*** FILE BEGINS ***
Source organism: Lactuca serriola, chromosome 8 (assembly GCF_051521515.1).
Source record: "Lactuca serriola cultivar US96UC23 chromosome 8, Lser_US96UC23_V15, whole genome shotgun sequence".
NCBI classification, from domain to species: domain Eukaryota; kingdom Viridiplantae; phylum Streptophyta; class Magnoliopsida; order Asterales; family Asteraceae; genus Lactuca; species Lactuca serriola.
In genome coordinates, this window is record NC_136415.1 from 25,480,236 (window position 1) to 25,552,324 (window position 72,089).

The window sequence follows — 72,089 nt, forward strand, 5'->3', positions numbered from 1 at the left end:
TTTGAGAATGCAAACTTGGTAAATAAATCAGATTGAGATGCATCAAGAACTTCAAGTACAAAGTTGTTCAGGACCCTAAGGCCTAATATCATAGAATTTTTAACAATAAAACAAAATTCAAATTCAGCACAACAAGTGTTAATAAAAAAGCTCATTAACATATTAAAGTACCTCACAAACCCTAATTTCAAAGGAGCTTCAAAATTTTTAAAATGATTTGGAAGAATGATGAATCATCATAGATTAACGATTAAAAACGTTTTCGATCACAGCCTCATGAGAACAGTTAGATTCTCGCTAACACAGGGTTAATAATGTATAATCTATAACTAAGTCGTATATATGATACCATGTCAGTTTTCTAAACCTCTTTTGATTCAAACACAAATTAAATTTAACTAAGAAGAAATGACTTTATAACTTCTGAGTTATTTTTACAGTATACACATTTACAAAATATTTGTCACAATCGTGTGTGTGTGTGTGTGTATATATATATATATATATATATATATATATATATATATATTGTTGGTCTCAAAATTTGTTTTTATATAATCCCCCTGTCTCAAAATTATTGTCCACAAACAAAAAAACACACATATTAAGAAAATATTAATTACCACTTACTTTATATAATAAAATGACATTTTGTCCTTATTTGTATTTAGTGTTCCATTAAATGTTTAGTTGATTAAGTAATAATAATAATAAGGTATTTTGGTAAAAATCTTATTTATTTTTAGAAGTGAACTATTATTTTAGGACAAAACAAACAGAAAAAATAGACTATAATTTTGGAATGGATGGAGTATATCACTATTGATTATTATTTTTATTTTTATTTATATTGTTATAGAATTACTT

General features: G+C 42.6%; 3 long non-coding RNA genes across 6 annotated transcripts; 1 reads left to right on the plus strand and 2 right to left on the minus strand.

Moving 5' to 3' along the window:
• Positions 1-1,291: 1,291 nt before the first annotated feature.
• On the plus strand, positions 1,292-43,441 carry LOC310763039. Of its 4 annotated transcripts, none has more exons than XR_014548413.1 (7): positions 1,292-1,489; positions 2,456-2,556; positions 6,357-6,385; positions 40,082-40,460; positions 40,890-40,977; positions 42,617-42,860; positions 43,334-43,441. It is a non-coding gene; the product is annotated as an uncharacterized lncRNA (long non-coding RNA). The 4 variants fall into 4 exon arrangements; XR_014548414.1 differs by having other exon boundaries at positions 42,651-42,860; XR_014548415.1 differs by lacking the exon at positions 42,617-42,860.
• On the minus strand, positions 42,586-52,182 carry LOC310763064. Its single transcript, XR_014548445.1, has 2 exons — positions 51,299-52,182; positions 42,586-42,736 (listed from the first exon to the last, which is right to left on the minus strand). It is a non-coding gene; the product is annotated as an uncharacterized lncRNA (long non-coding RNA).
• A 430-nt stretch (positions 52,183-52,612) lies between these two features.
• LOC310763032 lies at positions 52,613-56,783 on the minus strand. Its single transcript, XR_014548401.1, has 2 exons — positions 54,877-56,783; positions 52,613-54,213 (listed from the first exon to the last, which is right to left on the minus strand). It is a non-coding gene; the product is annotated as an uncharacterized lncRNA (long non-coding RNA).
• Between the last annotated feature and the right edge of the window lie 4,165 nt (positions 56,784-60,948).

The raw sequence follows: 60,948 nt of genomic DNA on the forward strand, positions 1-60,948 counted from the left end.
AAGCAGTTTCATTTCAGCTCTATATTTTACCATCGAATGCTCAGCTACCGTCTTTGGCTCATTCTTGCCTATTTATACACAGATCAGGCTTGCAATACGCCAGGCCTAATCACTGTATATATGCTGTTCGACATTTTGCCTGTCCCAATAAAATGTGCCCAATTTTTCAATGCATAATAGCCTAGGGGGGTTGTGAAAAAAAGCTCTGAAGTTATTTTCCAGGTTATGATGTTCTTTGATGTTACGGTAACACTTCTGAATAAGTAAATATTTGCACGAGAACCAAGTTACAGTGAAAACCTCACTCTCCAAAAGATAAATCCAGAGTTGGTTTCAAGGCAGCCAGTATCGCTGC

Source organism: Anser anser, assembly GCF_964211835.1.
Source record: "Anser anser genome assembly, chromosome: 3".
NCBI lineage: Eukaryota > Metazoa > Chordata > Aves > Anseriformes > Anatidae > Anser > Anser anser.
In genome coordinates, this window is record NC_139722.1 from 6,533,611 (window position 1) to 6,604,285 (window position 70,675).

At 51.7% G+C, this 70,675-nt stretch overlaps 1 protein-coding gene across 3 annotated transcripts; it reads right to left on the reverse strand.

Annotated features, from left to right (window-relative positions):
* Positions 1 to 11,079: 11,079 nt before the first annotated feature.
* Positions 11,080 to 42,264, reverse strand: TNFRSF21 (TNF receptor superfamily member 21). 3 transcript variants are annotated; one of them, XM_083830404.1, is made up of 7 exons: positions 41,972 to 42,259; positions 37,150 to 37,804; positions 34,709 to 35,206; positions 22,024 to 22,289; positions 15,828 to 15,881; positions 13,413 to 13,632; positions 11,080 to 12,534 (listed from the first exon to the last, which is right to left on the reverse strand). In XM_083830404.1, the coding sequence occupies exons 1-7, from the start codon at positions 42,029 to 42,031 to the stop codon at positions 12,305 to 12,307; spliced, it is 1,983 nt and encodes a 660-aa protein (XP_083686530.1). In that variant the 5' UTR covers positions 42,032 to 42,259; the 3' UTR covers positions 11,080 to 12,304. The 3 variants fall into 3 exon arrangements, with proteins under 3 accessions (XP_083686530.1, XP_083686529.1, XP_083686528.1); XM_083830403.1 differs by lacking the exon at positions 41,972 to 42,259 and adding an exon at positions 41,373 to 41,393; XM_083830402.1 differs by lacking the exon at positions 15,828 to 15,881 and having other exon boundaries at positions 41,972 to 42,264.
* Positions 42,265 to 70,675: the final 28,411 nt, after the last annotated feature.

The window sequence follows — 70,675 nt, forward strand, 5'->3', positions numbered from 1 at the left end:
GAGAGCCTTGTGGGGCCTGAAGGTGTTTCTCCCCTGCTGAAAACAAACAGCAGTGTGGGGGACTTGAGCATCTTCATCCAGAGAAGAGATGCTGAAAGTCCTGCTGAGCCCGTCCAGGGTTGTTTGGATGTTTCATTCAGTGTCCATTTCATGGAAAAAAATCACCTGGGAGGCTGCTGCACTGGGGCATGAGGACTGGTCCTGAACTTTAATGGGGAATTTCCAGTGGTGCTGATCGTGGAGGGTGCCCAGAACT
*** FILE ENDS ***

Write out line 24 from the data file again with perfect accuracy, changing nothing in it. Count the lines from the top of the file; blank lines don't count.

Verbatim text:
* Positions 11,080 to 42,264, reverse strand: TNFRSF21 (TNF receptor superfamily member 21). 3 transcript variants are annotated; one of them, XM_083830404.1, is made up of 7 exons: positions 41,972 to 42,259; positions 37,150 to 37,804; positions 34,709 to 35,206; positions 22,024 to 22,289; positions 15,828 to 15,881; positions 13,413 to 13,632; positions 11,080 to 12,534 (listed from the first exon to the last, which is right to left on the reverse strand). In XM_083830404.1, the coding sequence occupies exons 1-7, from the start codon at positions 42,029 to 42,031 to the stop codon at positions 12,305 to 12,307; spliced, it is 1,983 nt and encodes a 660-aa protein (XP_083686530.1). In that variant the 5' UTR covers positions 42,032 to 42,259; the 3' UTR covers positions 11,080 to 12,304. The 3 variants fall into 3 exon arrangements, with proteins under 3 accessions (XP_083686530.1, XP_083686529.1, XP_083686528.1); XM_083830403.1 differs by lacking the exon at positions 41,972 to 42,259 and adding an exon at positions 41,373 to 41,393; XM_083830402.1 differs by lacking the exon at positions 15,828 to 15,881 and having other exon boundaries at positions 41,972 to 42,264.